How does someone get banned from the boardroom and disqualified as a company director?
A company director can be disqualified (banned) if they fail to meet their legal responsibilities. Anyone can also report a company director’s conduct as being ‘unfit’.
‘Unfit conduct’ includes:
- Allowing a company to continue trading when it can’t pay its debts and is insolvent
- Not keeping proper company accounting records
- Not sending accounts and returns to the company registration office or Companies House
- Not filing or paying tax owed by the company
- Using company money or assets for personal benefit
How to get disqualified as a company director
In most jurisdictions, automatic disqualification by a court happens if that person is convicted of any offence under the Companies Act or involving fraud or dishonesty.
An example of someone being disqualified as a company director
You don’t have to look too far when looking for examples of directors being disqualified and banned from the boardroom. In business, people are disqualified as directors every day for breaches of their duties and bad governance.
One case that stands out is the case of Wrightbus in Northern Ireland.
The 2019 collapse of Co Antrim-based bus manufacturer Wright Motors resulted in a record 14 people facing legal sanctions, including all three adult children of late founder William Wright.
The Belfast Telegraph reported that Jeff Wright, the former owner of the Ballymena company and son of William Wright, faces directors’ disqualification by Northern Ireland’s Department for the Economy (DfE) because he had been a shadow director.
During the investigation, it was revealed that 13 more people with involvement in the business could also be banned from acting as company directors.
DfE’s Insolvency Service has brought the civil action.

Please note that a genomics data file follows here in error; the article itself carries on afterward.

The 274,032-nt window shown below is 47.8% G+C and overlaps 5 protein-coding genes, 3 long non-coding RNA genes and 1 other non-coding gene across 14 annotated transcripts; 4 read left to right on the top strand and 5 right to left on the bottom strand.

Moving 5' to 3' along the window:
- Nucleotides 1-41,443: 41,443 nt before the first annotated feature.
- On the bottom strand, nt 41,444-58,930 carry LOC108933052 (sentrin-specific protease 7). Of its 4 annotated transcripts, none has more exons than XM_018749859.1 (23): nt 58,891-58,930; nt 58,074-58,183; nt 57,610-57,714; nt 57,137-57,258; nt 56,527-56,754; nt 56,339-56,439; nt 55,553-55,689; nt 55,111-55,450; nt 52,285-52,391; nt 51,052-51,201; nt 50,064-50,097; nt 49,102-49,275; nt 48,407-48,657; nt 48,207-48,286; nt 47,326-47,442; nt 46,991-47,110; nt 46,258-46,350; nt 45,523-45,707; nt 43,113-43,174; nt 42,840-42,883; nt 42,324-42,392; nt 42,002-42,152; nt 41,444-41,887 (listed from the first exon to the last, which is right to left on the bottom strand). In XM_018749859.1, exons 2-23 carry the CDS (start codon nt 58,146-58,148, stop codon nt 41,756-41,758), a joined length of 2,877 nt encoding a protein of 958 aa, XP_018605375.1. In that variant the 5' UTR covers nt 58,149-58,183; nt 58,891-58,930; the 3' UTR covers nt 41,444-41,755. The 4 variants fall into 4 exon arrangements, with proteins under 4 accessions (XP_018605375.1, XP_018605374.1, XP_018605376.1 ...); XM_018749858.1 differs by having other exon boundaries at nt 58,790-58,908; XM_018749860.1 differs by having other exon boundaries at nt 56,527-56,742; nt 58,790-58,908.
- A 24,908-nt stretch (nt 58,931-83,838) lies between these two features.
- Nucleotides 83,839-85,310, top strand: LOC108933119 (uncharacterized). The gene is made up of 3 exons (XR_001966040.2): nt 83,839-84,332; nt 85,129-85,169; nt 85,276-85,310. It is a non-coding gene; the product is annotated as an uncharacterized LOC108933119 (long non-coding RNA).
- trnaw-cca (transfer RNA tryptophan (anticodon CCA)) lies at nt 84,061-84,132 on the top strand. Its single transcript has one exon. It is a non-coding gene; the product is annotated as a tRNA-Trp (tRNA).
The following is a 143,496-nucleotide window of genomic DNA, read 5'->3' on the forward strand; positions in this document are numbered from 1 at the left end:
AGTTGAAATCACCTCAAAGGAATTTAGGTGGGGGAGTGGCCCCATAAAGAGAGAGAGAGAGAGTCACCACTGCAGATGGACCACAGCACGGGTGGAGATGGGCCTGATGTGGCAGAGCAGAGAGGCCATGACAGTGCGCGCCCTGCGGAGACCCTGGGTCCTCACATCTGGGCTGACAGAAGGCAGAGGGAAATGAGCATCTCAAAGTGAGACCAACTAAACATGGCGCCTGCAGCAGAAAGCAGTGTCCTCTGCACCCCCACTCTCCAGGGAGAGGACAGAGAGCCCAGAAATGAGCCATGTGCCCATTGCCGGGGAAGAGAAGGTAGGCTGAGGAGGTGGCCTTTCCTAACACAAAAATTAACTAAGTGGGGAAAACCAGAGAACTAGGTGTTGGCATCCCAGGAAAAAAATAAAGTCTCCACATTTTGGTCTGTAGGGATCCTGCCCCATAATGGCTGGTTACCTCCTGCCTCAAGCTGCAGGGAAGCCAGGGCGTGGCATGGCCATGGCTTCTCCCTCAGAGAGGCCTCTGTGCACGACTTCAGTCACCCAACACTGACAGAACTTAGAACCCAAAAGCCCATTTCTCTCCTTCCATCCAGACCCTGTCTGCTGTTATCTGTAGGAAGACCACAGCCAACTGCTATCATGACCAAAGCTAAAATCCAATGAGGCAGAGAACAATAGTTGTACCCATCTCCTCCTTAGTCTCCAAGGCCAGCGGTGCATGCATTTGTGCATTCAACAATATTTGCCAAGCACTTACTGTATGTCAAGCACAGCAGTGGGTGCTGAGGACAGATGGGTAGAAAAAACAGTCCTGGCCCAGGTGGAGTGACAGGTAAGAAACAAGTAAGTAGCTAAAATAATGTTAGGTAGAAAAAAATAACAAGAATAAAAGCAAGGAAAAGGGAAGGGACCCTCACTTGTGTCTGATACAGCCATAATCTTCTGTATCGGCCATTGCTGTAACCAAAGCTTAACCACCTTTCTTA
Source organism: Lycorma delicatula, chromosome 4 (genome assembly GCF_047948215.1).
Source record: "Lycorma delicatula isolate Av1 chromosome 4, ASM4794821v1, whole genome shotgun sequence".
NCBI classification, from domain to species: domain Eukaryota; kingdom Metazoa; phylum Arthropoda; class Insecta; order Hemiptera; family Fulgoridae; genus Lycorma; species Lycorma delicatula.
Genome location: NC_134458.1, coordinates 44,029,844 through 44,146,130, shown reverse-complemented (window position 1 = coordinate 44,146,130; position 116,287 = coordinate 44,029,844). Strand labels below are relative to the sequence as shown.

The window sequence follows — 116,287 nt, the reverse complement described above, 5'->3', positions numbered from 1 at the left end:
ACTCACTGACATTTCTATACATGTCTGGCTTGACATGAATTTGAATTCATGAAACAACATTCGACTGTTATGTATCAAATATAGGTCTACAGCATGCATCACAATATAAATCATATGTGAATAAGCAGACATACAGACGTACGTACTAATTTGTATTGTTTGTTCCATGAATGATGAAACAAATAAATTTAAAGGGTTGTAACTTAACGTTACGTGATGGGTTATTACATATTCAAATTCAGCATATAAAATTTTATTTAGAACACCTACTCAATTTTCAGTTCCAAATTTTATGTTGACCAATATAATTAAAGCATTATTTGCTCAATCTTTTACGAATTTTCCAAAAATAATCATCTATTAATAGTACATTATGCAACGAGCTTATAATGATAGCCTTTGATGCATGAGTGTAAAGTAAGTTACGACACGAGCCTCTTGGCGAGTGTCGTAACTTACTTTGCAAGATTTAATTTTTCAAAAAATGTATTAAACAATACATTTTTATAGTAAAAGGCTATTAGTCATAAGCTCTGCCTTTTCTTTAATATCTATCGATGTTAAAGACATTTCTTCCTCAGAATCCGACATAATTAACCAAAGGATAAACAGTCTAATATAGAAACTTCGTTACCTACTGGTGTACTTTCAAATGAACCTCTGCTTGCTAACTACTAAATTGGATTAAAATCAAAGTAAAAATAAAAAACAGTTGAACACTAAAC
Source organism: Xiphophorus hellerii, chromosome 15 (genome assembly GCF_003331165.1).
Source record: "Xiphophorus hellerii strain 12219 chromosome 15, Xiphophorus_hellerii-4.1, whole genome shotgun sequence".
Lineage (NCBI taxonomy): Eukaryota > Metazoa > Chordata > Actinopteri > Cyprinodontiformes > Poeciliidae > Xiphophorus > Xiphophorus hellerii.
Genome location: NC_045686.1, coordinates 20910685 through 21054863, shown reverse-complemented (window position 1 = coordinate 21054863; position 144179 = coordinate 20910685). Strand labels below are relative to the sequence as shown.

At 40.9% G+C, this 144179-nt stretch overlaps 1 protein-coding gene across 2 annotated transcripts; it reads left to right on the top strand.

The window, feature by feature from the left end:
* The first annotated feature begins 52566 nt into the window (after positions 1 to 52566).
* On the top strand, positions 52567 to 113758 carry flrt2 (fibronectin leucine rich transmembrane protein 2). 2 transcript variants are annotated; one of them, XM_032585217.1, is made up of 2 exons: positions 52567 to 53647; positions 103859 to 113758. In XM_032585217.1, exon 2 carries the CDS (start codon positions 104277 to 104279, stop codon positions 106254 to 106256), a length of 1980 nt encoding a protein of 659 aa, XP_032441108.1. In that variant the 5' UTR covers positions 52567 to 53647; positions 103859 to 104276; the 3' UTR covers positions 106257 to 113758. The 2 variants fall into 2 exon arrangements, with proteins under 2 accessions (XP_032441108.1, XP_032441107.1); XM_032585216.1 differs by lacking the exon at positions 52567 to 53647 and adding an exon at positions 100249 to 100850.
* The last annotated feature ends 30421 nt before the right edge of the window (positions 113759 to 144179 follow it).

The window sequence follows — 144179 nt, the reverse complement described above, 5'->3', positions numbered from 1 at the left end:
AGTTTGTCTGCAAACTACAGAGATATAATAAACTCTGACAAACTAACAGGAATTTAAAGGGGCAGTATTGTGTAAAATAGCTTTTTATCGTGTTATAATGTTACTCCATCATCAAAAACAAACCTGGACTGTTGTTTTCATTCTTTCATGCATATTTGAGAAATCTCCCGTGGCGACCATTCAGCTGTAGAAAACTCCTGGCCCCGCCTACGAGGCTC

What happened in the Wrightbus case?
- A total of five Wrightbus companies went bankrupt: Wrightbus, Wright En-Drive, Wright Composites, Wrights Group, and Metallix.
- When Deloitte was appointed administrator in September 2019, creditors were owed £60m.
- The main Wrightbus business was sold in 2019 to Bamford Bus Company, which has since recovered well.
Conduct that can lead to a boardroom ban
Conduct that can lead to a boardroom ban includes:
- Continuing to trade to the detriment of creditors at a time when the company was insolvent;
- Failing to keep proper accounting records;
- Failing to prepare and file accounts or make returns to the Companies Registry;
- Failing to submit tax returns or pay tax or other money due;
- And failing to cooperate with the receiver/insolvency practitioner.
Commenting on the action, Mr Wright said: “I am disappointed that the department has decided to initiate these proceedings.
“I have cooperated with the administrators and the department in the administration of the Wright Group of companies.
“I hope to have an opportunity to tell my side of the story, but in light of the proceedings, I am not in a position to provide any further comment at this stage.”
Before it collapsed, Wrightbus had been in business for more than 70 years.
Deloitte reported in 2019 that the group had lost £19.5m in the first eight months of the year, up from £13.5m in 2018. A decline in sales was also observed, from £212.6m in 2017 to £103.8m in 2019.